“Portugal is struggling with the absence of a strategic plan for safeguarding religious heritage in rural areas and dioceses are finding it increasingly difficult to ensure the protection of the heritage under their tutelage; a certain lack of coordination between public investment, the possibility of integrating buildings into cultural and tourist routes, the lack of policing and the desertification of the interior is a heavy toll and jeopardizes the future of many monuments”, says José António Falcão. And it evokes a history that, although little known, has decisively marked the work of recovering the religious monuments of Baixo Alentejo.

In 1969, when the chapel of Nossa Senhora da Assunção was again ruined due to the earthquake that year, the district services of the Ministry of Public Works contemplated the possibility of razing it.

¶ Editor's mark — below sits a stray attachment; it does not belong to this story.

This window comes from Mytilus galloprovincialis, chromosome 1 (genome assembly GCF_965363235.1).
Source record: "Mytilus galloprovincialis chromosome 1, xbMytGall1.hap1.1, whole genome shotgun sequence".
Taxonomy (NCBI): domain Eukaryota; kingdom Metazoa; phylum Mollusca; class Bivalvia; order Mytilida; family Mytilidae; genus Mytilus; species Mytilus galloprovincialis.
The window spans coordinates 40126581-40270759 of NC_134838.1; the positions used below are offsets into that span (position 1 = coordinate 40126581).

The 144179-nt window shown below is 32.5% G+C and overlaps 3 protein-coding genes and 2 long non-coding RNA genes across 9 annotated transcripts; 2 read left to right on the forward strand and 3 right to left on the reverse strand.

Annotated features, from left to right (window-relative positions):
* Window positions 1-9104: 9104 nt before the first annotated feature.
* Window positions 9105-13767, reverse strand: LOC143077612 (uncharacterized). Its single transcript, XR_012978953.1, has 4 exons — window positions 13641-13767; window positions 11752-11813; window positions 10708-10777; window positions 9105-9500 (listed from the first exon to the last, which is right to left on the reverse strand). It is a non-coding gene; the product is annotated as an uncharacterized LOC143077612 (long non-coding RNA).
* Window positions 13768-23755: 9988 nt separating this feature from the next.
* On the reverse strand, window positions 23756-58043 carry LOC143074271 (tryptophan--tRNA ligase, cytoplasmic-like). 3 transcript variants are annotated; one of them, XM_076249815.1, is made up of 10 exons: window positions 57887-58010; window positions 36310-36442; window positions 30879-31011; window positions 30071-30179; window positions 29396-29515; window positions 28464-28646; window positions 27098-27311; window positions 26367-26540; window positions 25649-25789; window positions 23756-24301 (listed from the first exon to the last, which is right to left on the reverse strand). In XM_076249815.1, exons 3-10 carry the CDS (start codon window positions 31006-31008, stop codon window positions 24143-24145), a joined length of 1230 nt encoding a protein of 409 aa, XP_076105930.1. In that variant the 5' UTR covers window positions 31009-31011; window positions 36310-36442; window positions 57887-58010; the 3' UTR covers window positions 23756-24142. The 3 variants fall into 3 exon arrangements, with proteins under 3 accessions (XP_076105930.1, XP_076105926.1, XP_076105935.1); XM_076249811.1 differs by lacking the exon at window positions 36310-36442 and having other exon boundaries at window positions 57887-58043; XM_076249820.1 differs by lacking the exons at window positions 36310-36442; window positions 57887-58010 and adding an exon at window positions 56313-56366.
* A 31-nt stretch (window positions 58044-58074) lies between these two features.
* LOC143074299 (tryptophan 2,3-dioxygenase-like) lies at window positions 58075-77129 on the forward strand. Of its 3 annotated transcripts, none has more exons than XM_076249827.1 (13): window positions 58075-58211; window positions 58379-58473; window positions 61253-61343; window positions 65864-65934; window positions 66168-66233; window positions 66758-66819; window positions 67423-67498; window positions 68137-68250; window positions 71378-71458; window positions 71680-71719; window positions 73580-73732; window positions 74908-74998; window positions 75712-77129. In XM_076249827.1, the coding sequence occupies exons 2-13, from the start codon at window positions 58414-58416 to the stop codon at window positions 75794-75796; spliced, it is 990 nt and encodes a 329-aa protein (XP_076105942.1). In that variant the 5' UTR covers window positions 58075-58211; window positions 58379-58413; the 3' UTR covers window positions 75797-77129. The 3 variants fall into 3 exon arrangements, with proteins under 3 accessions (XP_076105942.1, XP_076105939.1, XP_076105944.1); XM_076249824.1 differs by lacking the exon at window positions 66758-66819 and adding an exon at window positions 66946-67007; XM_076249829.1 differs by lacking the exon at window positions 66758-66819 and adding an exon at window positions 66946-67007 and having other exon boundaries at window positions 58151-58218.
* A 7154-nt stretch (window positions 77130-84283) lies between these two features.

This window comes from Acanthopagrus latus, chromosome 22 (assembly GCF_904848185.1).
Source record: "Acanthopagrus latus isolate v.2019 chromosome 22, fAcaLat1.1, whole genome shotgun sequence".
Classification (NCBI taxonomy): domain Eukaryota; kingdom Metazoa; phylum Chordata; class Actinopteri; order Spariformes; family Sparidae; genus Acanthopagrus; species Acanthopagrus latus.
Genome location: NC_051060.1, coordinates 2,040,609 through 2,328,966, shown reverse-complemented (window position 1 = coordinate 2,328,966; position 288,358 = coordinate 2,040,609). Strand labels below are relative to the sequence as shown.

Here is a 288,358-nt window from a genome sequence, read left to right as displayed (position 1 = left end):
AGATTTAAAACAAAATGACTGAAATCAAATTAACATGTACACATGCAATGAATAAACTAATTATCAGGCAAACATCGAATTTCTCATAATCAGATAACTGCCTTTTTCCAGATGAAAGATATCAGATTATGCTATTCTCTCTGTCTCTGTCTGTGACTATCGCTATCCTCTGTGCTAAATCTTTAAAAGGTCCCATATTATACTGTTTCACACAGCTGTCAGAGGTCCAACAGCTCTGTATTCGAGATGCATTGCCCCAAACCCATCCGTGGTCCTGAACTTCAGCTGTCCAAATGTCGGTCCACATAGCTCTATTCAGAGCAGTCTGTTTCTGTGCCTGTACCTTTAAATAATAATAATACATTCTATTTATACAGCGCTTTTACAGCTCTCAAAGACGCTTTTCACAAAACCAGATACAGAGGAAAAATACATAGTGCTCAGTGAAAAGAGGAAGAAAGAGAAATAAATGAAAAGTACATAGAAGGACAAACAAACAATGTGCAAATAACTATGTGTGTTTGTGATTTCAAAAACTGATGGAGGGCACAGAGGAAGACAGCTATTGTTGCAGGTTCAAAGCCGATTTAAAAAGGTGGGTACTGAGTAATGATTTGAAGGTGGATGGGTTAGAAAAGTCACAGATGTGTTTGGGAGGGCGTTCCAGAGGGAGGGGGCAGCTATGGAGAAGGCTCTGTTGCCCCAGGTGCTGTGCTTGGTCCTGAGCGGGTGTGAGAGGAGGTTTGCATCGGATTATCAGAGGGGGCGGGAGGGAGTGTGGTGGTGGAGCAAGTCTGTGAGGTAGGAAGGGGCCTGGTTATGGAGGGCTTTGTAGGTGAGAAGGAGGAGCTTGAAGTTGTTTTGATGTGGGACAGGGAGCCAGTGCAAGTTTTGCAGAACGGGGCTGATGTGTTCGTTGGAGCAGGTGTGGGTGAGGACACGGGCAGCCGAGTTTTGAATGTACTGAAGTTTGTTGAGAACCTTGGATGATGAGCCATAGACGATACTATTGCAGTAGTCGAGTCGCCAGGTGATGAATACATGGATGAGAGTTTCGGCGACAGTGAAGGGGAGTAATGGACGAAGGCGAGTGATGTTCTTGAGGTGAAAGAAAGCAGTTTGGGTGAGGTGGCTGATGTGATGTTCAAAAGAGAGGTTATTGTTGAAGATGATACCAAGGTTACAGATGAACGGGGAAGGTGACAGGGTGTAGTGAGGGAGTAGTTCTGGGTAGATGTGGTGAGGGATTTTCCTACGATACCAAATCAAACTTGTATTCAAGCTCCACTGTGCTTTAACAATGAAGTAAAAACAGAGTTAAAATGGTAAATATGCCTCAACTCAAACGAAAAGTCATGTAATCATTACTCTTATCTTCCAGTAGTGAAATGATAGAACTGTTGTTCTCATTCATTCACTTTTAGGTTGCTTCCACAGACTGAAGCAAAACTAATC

By chance, a Brazilian architect, Augusto da Silva Telles, a professor at the Faculty of Architecture of Rio de Janeiro, who would later head the National Historical and Artistic Heritage Institute of Brazil, was visiting the Alentejo. It was he who explained to the stunned authorities in Beja the meaning of that church for Portuguese-Brazilian art, saving it.

Recalling these circumstances, José António Falcão says that the monument's future now depends on concerted action between the local authorities, the Ministry of Culture, the Parish and the Diocese to save the building.

The director of the Heritage Department of the Diocese of Beja goes further: “only the existence of a strategy for monitoring and visiting isolated churches can help reduce these attacks; we cannot continue to defend that worship is enough to keep religious buildings open, it needs to act alongside other measures, cultural and touristic; it would be very interesting for the Campo Branco area to give body to an initiative in this area”. Also because, next time, there may not be the luck of having employees of the City Council around...